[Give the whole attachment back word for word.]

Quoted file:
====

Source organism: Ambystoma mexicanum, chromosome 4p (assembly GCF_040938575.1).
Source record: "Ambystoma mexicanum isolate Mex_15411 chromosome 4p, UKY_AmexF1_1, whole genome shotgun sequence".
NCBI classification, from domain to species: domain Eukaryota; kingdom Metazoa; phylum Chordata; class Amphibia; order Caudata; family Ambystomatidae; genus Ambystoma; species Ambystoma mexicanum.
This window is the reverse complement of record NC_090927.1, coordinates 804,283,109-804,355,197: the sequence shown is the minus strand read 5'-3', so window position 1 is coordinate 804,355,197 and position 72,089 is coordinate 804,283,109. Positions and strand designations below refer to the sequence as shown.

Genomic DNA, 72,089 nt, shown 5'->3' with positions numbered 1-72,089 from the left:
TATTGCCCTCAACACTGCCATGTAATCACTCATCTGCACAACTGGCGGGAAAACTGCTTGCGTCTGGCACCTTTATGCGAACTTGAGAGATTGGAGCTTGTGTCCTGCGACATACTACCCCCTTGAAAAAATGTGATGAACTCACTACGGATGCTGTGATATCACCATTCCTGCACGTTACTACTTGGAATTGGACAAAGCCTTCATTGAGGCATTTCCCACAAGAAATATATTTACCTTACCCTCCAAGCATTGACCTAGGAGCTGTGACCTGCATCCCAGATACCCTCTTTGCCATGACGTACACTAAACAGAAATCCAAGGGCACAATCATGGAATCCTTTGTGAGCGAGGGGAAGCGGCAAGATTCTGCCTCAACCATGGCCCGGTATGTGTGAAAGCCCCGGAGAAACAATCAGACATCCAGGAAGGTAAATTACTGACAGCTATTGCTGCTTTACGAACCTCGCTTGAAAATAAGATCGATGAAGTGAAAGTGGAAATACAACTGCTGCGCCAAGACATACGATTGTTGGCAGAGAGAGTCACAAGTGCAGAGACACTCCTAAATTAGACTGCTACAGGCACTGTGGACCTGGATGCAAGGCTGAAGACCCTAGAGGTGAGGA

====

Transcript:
Source organism: Ambystoma mexicanum, chromosome 4p (assembly GCF_040938575.1).
Source record: "Ambystoma mexicanum isolate Mex_15411 chromosome 4p, UKY_AmexF1_1, whole genome shotgun sequence".
NCBI classification, from domain to species: domain Eukaryota; kingdom Metazoa; phylum Chordata; class Amphibia; order Caudata; family Ambystomatidae; genus Ambystoma; species Ambystoma mexicanum.
This window is the reverse complement of record NC_090927.1, coordinates 804,283,109-804,355,197: the sequence shown is the minus strand read 5'-3', so window position 1 is coordinate 804,355,197 and position 72,089 is coordinate 804,283,109. Positions and strand designations below refer to the sequence as shown.

Genomic DNA, 72,089 nt, shown 5'->3' with positions numbered 1-72,089 from the left:
TATTGCCCTCAACACTGCCATGTAATCACTCATCTGCACAACTGGCGGGAAAACTGCTTGCGTCTGGCACCTTTATGCGAACTTGAGAGATTGGAGCTTGTGTCCTGCGACATACTACCCCCTTGAAAAAATGTGATGAACTCACTACGGATGCTGTGATATCACCATTCCTGCACGTTACTACTTGGAATTGGACAAAGCCTTCATTGAGGCATTTCCCACAAGAAATATATTTACCTTACCCTCCAAGCATTGACCTAGGAGCTGTGACCTGCATCCCAGATACCCTCTTTGCCATGACGTACACTAAACAGAAATCCAAGGGCACAATCATGGAATCCTTTGTGAGCGAGGGGAAGCGGCAAGATTCTGCCTCAACCATGGCCCGGTATGTGTGAAAGCCCCGGAGAAACAATCAGACATCCAGGAAGGTAAATTACTGACAGCTATTGCTGCTTTACGAACCTCGCTTGAAAATAAGATCGATGAAGTGAAAGTGGAAATACAACTGCTGCGCCAAGACATACGATTGTTGGCAGAGAGAGTCACAAGTGCAGAGACACTCCTAAATTAGACTGCTACAGGCACTGTGGACCTGGATGCAAGGCTGAAGACCCTAGAGGTGAGGA